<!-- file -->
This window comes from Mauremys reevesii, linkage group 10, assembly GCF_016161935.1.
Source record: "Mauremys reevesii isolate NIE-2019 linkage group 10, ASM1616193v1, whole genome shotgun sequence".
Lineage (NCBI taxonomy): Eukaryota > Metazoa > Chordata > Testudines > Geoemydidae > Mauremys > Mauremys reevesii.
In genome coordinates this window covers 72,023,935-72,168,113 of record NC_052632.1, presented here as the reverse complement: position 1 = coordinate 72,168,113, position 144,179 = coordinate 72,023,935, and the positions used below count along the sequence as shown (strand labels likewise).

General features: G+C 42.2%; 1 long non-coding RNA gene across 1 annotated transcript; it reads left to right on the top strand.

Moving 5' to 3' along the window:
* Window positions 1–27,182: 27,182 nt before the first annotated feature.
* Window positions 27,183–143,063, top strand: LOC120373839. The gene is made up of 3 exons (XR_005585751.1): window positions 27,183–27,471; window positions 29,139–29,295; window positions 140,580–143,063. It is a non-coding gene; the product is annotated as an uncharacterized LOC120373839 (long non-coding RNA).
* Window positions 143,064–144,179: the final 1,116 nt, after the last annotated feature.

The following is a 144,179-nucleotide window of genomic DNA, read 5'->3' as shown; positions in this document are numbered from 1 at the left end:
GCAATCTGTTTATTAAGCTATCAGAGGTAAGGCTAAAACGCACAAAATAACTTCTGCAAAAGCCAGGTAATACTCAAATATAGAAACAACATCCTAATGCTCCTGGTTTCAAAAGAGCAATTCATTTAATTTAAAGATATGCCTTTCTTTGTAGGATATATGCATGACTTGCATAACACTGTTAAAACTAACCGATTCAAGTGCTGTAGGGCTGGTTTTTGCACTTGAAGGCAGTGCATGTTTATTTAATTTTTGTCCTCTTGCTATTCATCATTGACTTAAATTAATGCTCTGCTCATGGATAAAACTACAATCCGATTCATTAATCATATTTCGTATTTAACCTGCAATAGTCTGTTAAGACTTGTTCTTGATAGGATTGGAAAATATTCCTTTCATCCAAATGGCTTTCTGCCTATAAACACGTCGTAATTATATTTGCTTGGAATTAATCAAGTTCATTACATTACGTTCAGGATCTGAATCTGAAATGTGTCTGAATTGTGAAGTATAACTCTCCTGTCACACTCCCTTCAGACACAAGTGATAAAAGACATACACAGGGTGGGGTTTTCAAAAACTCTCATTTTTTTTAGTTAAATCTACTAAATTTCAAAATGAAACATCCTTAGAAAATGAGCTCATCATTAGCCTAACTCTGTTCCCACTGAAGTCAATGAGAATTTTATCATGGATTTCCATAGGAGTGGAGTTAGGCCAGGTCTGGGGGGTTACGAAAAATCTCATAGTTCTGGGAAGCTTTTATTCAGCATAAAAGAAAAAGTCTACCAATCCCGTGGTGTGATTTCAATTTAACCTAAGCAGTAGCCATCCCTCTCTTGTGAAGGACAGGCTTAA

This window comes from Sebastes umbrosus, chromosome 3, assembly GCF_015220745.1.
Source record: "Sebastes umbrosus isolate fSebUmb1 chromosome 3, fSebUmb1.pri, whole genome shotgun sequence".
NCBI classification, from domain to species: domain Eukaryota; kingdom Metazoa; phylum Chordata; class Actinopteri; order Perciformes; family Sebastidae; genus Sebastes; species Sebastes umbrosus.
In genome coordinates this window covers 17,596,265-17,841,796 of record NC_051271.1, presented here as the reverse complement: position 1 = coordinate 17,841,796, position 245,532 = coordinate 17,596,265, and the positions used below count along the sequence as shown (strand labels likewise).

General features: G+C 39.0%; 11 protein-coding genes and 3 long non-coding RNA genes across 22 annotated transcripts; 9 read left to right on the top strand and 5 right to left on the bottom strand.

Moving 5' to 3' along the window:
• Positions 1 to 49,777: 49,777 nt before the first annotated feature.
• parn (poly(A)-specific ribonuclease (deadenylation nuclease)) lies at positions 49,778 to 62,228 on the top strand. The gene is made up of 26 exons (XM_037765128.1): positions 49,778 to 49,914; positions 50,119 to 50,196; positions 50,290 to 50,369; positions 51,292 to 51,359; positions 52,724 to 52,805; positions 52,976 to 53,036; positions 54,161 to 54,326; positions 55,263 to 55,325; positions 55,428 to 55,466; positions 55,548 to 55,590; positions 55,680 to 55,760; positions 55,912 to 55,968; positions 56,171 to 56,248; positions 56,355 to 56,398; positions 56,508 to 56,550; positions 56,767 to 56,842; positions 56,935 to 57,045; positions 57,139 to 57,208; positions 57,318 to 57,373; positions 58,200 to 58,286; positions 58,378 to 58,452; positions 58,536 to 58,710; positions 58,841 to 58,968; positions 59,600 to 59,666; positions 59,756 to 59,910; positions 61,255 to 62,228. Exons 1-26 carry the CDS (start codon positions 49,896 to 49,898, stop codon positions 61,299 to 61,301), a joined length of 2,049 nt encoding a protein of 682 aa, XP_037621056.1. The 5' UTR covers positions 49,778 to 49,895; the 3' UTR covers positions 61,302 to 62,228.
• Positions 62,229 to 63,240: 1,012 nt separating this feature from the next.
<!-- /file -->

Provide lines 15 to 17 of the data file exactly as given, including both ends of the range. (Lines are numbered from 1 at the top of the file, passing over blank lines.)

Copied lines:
In genome coordinates this window covers 17,596,265-17,841,796 of record NC_051271.1, presented here as the reverse complement: position 1 = coordinate 17,841,796, position 245,532 = coordinate 17,596,265, and the positions used below count along the sequence as shown (strand labels likewise).

General features: G+C 39.0%; 11 protein-coding genes and 3 long non-coding RNA genes across 22 annotated transcripts; 9 read left to right on the top strand and 5 right to left on the bottom strand.

Moving 5' to 3' along the window: